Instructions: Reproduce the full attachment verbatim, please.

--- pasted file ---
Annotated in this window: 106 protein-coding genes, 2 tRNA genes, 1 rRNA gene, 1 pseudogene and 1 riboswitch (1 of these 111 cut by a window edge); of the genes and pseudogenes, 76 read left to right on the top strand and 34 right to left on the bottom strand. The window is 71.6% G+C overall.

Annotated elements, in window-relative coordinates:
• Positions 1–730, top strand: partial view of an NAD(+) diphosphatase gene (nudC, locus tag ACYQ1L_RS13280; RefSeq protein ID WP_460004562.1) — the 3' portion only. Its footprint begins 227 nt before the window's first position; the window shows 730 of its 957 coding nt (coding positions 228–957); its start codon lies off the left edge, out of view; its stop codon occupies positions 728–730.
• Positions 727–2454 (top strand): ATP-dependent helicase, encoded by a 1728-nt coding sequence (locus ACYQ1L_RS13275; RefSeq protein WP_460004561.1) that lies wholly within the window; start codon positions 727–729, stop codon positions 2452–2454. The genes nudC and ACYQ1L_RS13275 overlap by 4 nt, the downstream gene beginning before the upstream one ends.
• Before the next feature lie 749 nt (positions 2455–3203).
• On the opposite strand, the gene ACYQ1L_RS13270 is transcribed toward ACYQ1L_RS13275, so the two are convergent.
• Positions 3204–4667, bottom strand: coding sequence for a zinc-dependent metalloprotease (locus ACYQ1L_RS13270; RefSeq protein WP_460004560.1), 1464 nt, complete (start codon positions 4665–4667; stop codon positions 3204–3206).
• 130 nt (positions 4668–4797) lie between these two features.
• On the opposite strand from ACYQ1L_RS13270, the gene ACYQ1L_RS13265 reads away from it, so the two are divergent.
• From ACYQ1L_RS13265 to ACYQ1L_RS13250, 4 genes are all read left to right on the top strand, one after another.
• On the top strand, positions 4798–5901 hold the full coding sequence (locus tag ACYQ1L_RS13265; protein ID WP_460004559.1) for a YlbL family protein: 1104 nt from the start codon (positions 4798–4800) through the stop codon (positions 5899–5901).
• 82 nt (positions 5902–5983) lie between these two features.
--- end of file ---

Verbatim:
Annotated in this window: 106 protein-coding genes, 2 tRNA genes, 1 rRNA gene, 1 pseudogene and 1 riboswitch (1 of these 111 cut by a window edge); of the genes and pseudogenes, 76 read left to right on the top strand and 34 right to left on the bottom strand. The window is 71.6% G+C overall.

Annotated elements, in window-relative coordinates:
• Positions 1–730, top strand: partial view of an NAD(+) diphosphatase gene (nudC, locus tag ACYQ1L_RS13280; RefSeq protein ID WP_460004562.1) — the 3' portion only. Its footprint begins 227 nt before the window's first position; the window shows 730 of its 957 coding nt (coding positions 228–957); its start codon lies off the left edge, out of view; its stop codon occupies positions 728–730.
• Positions 727–2454 (top strand): ATP-dependent helicase, encoded by a 1728-nt coding sequence (locus ACYQ1L_RS13275; RefSeq protein WP_460004561.1) that lies wholly within the window; start codon positions 727–729, stop codon positions 2452–2454. The genes nudC and ACYQ1L_RS13275 overlap by 4 nt, the downstream gene beginning before the upstream one ends.
• Before the next feature lie 749 nt (positions 2455–3203).
• On the opposite strand, the gene ACYQ1L_RS13270 is transcribed toward ACYQ1L_RS13275, so the two are convergent.
• Positions 3204–4667, bottom strand: coding sequence for a zinc-dependent metalloprotease (locus ACYQ1L_RS13270; RefSeq protein WP_460004560.1), 1464 nt, complete (start codon positions 4665–4667; stop codon positions 3204–3206).
• 130 nt (positions 4668–4797) lie between these two features.
• On the opposite strand from ACYQ1L_RS13270, the gene ACYQ1L_RS13265 reads away from it, so the two are divergent.
• From ACYQ1L_RS13265 to ACYQ1L_RS13250, 4 genes are all read left to right on the top strand, one after another.
• On the top strand, positions 4798–5901 hold the full coding sequence (locus tag ACYQ1L_RS13265; protein ID WP_460004559.1) for a YlbL family protein: 1104 nt from the start codon (positions 4798–4800) through the stop codon (positions 5899–5901).
• 82 nt (positions 5902–5983) lie between these two features.